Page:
Liturgy - _Aesthethica_
(Thrill Jockey, 2011)
by: Johnathan A. Carbon (7 out of 10)
The mid-'00s were an interesting time for black metal, when it briefly crawled out of dark obscurity into the dull glow of the sub-mainstream. Together with indie publications, a wave of newer bands were given praise by an audience not before associated with metal. At around the same time, there was a growing interest in the violent and bizarre behavior of the Norwegian second wave. While this contemporary form of North American black metal was hinged, stylistically on the Norwegian second wave, its lyrical subject matter deviated into various directions. With the addition of thematic elements outside the stereotypes of heavy metal, these new bands gained critical praise as well as detractions from longtime black metal fans.

One of the larger bands making headway in the independent black metal scene is the Brooklyn based outfit known as Liturgy. Not content with gaining a slow but steady fanbase, Liturgy has acted as party leader attempting to rally the strength of a scene still in its formative years. Love them or hate them, Liturgy releases an unavoidable record -- one that is demanding more attention than praise.

Normally, an album does not come with a written document. Part of understanding _Aesthethica_ is a knowledge of frontman Hunter Hunt Hendrix's manifesto entitled "Transcendental Black Metal". In this document, the author lays out the history of black metal, beginning, unsurprisingly, at the style's Scandinavian second wave. "Hyperborean Black Metal" is the proposition with the USBM scene as its philosophic conclusion. The crux of Hendrix's argument rests on black metal pushing itself musically and thematically across a metaphoric void of noise with a new and bright future awaiting on the other side. The "burst beat" contrasts the "blast beat" as a new language in black metal. Taking this fluctuating drum beat, Liturgy combines abstract lyrics and angular vocals to create black metal which sounds like it is falling down a steep hill.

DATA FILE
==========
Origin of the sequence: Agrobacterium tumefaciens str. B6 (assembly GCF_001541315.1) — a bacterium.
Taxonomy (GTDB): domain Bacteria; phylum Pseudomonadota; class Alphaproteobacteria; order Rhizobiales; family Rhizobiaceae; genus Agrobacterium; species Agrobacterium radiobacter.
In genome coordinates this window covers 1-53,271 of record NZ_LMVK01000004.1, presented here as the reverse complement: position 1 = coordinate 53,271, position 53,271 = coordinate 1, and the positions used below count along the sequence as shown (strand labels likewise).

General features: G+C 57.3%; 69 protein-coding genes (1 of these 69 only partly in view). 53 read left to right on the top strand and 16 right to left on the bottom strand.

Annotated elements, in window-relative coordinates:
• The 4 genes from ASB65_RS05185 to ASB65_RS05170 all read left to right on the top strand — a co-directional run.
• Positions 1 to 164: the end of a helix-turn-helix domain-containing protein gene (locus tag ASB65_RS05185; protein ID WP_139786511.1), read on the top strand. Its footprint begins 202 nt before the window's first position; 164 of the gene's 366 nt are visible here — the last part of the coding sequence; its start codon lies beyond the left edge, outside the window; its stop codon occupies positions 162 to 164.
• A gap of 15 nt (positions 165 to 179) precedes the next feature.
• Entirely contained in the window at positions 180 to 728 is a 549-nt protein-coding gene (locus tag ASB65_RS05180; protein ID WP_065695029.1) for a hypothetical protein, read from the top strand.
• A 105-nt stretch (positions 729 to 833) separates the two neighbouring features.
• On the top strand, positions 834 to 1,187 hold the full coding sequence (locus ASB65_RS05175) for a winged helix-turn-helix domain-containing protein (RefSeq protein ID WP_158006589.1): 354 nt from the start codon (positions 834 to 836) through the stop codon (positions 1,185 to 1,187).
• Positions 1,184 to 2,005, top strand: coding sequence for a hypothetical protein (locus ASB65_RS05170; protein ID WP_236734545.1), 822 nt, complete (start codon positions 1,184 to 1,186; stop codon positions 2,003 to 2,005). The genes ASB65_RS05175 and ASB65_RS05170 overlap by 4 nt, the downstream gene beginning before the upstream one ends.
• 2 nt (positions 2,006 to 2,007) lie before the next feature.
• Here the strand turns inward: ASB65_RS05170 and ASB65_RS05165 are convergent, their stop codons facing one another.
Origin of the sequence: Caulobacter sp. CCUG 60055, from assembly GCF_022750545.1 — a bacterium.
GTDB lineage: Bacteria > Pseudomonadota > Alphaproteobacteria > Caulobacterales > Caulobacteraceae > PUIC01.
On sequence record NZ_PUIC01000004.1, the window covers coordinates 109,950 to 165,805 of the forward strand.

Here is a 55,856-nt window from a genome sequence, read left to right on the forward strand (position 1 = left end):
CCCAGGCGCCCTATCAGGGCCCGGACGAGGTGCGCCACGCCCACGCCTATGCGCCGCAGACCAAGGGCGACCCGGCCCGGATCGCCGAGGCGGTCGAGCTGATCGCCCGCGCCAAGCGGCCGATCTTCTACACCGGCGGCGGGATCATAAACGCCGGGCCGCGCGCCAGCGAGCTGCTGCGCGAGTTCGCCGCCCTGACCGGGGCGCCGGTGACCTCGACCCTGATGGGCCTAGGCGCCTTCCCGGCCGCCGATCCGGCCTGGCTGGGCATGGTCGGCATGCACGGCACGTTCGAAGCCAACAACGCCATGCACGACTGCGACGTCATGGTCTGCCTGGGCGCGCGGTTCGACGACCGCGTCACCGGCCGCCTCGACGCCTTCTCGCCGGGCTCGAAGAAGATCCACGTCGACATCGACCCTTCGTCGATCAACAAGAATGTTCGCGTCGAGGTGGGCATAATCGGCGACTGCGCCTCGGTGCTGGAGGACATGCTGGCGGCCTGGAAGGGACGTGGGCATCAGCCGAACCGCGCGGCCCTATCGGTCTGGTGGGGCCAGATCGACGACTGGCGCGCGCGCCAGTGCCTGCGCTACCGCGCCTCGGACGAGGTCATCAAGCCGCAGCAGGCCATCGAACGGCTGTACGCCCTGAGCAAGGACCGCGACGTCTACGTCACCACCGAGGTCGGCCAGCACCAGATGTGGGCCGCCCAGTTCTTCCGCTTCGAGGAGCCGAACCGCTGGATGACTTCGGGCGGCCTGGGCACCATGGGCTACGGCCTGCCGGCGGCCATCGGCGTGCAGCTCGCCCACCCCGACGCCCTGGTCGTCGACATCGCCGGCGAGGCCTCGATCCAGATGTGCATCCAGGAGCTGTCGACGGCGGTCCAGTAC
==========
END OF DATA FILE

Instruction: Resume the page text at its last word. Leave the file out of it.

_Aesthethica_ shares most of the components which made up the whole of their 2009 release _Renihilation_. What is different is the publication of "Transcendental Black Metal", which seemed to have elevated Liturgy from experimental black to high target for the metal elite. Fast, dynamic, without any thought regarding past style, Liturgy appears to be on a suicide mission hellbent on the most catastrophe in one area. _Aesthethica_ is ridiculous, inaccessible and pretentious; but these three adjectives could also be applied to the whole of black metal. The one thing _Aesthethica_ is not is dull. Hendrix's shrill scream throughout every facet of the album gives it a complex character, as well as almost no points to place a strong foothold.

It is almost impossible to discuss _Aesthethica_ in terms of individual songs. The entire album presents itself like conceptual art, challenging the public's definition of acceptable installation. Despite some interesting singles including "Generation" and "No Laurels", _Aesthethica_, along with the manifesto, is better viewed as a whole.

In a recent Chronicles of Chaos interview, Hunter Hunt Hendrix was very much aware of the public's view on Liturgy's entrance into the metal world. Hendrix was quoted as saying: "I kind of like the idea of being sent to decimate the integrity of true black metal." Liturgy, for good or ill, is positioned on the opposition, much like its forefathers, causing a motherfucking ruckus while they are here. _Aesthethica_ is at least more interesting than a passive black metal band not kicking any dust.

Contact: http://www.facebook.com/liturgynybm

(article published 26/6/2011)


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